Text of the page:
30. 'Pop Go The Beatles #8' 8-8-63 - 04b. 'I've got a terrible nose"
30. 'Pop Go The Beatles #8' 8-8-63 - 05. The Honeymoon Song
33. 'Saturday Club' 8-24-63 - 03a. "what box"
33. 'Saturday Club' 8-24-63 - 06. I'll Get You
34. 'Pop Go The Beatles #11' 8-27-63 - 02. Don't Ever Change
36. 'Pop Go The Beatles #13' 9-10-63 - 05a. "can't remember him"
36. 'Pop Go The Beatles #13' 9-10-63 - 06. The Hippy Hippy Shake
36. 'Pop Go The Beatles #13' 9-10-63 - 06a. "for this week, that's it"
38. 'Pop Go The Beatles #15' 9-24-63 - 05. Sure To Fall (In Love With You)
39. 'Saturday Club' 10-5-63 - 01. I Saw Her Standing There
39. 'Saturday Club' 10-5-63 - 03. Happy Birthday Saturday Club
42. 'Saturday Club' 12-21-63 - 01a. "what would they be without amplifiers"
42. 'Saturday Club' 12-21-63 - 02. This Boy
43. 'From Us To You #1' 12-26-63 - 00a. From Us To You theme [intro]
43. 'From Us To You #1' 12-26-63 - 00b. "The Beatles are here"
43. 'From Us To You #1' 12-26-63 - 06. Money (That's What I Want)
43. 'From Us To You #1' 12-26-63 - 08. Tie Me Kangaroo Down, Sport
43. 'From Us To You #1' 12-26-63 - 08a. "a house with love in it"
43. 'From Us To You #1' 12-26-63 - 09. I Want To Hold Your Hand
43. 'From Us To You #1' 12-26-63 - 09a. "from The Beatles themselves"
44. 'Saturday Club' 2-15-64 - 06. Johnny B. Goode
45. 'From Us To You #2' 3-30-64 - 01a. "just a rumour"
45. 'From Us To You #2' 3-30-64 - 02. Roll Over Beethoven
45. 'From Us To You #2' 3-30-64 - 02a. "i don't think you need the telling"
45. 'From Us To You #2' 3-30-64 - 04. I Wanna Be Your Man
48. 'Top Gear' 7-16-64 - 03a. "hold it"
48. 'Top Gear' 7-16-64 - 03b. "don't pass me by"
48. 'Top Gear' 7-16-64 - 04. And I Love Her
50. 'Top Gear' 11-26-64 - 01. I'm a Loser
50. 'Top Gear' 11-26-64 - 06. I Feel Fine
52. 'The Beatles (Invite You To Take A Ticket To Ride)' 6-7-65 - 04a. "the producer asked for it"
bonus 11-67 - All Together on the Wireless Machine
bonus - From Us to You theme [edited]
'Pop Inn' 4-13-65 - Brian Matthews and The Beatles chat
'Pop Inn' 4.13.65 - Keith Fordyce and The Beatles Chat
'The Beatles Abroad' 8-65 - Brian Matthews and John chat
No doubt, another bootleg title will follow.
Oh, and Kevin Howlett's book was republished in 1996 as "The Beatles at the BBC: The Radio Years 1962-70". It's currently out of print again, but can be found used. It's essential reading for any Beatles follower.
Yes, here it is. The game has been mined for songs, so now you can burn them on a 2 CD set or stick them in your favourite mp3 player.
The songs from The Beatles:RockBand are different than the versions you find on the Remasters boxed sets. One thing is that they all have count-ins, not just "I Saw Her Standing There", but every song. Another that they're not faded out at the end (or in, like "Eight Days A Week"), they all start and finish in a natural way. And third, they're remixed by Giles Martin, son of Sir George. The early songs are almost mono, with just a hint of stereo presence. They're easy on the ear in headphones, unlike the stereo "Please Please Me" or "With The Beatles". And "I Am The Walrus" is stereo all the way through. As a bonus, you get the studio chat that plays under the credits. Look for it on the internet.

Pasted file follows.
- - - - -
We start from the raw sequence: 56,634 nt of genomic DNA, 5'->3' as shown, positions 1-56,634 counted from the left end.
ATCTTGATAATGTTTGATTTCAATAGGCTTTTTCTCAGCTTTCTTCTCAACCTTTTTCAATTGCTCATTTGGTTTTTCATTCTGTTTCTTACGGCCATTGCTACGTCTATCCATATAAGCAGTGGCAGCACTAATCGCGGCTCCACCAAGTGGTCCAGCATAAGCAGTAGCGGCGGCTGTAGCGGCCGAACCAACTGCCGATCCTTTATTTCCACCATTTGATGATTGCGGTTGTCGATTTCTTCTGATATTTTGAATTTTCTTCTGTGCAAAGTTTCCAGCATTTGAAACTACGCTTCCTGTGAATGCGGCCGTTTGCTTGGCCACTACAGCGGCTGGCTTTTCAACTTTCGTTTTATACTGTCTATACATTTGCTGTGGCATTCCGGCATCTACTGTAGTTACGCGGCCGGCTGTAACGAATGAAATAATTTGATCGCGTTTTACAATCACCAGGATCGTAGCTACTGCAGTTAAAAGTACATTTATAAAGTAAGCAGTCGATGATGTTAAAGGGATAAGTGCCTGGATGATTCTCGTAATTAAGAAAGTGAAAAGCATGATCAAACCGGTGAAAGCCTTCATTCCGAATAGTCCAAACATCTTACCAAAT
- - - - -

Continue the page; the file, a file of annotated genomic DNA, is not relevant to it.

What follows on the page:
1. I Saw Her Standing There (2:52)
2. Boys (2:11)
3. Do You Want To Know A Secret? (1:59)
4. Twist And Shout (2:35)
5. I Wanna Be Your Man (2:02)
6. I Want To Hold Your Hand (2:28)
7. A Hard Day's Night (2:29)
8. Can't Buy Me Love (2:21)
10. Eight Days A Week (2:43)
11. Ticket To Ride (3:03)
12. Day Tripper (2:52)
13. Drive My Car (2:29)
14. I'm Looking Through You (2:29)
15. If I Needed Someone (2:24)
16. Paperback Writer (2:14)
17. Taxman (2:26)
18. Yellow Submarine (2:37)
19. And Your Bird Can Sing (2:00)
20. Sgt Pepper's Lonely Hearts Club Band-With A Little Help From My Friends (4:44)
21. Lucy In The Sky With Diamonds (3:37)
22. Getting Better (2:44)
23. Good Morning, Good Morning (2:42)
24. Hello Goodbye (3:27)
25. I Am The Walrus ((4:14)
26. Revolution (3:25)
27. Back in the USSR (2:44)
28. Dear Prudence (4:06)
1. While My Guitar Gently Weeps (4:48)
2. Birthday (2:25)
3. Helter Skelter (4:32)
4. Hey Bulldog (3:21)
5. Don't Let Me Down (3:35)
6. Come Together (4:15)
7. Something (3:05)
8. Octopus Garden (2:51)
9. I Want You (She's So Heavy) (7:17)
10. Here Comes The Sun (3:08)
11. The End (2:07)
12. Dig A Pony (3:45)
13. I Got A Feeling (3:38)
14. I Me Mine (2:29)
15. Get Back (3:06)
16. Tomorrow Never Knows-Within You Without You (2:25)
17. Studio chat (10:50)
In October, Abbey Road. November: Sgt Pepper. December: Rubber Soul. And then, who knows?
Friday, 18 September 2009
Okay, so you've bought the Remasters boxed set or sets, and you're wondering if you've now got a complete Beatles collection. No, you haven't. What you're going to need, is this:
1970: The Beatles Christmas Album
1971: The Beatles’ First (featuring Tony Sheridan)
1977: The Beatles At The Hollywood Bowl
1994: The Beatles Live At The BBC
1995: The Beatles Anthology Vol. 1
1996: The Beatles Anthology Vol. 2
1996: The Beatles Anthology Vol. 3
1999: Yellow Submarine Songtrack
2003: Let It Be…Naked
Maxi CD Singles
1994: Baby's In Black
1995: Free As A Bird
1996: Real Love
And in case you'd like to own the american albums because of their different sleeves, titles and sometimes edits and mixes, you'll also need these boxed sets:
2004: The Capitol Albums Vol. 1
2006: The Capitol Albums Vol. 2
And here's how to get them all.
|Side 1 of the LP (mono edition)|
The Beatles had rush-recorded an album for the Christmas market in 1964 (Beatles For Sale) and 1965 (Rubber Soul), but they were busy doing other things in the autumn of 1966 and weren't going to obey EMI's demand this time around. So EMI had to think of something else. And what they came up with, was the first UK compilation album of the Beatles hits, together with what one today might have called a bonus track, "Bad Boy", which had yet to be released in the UK.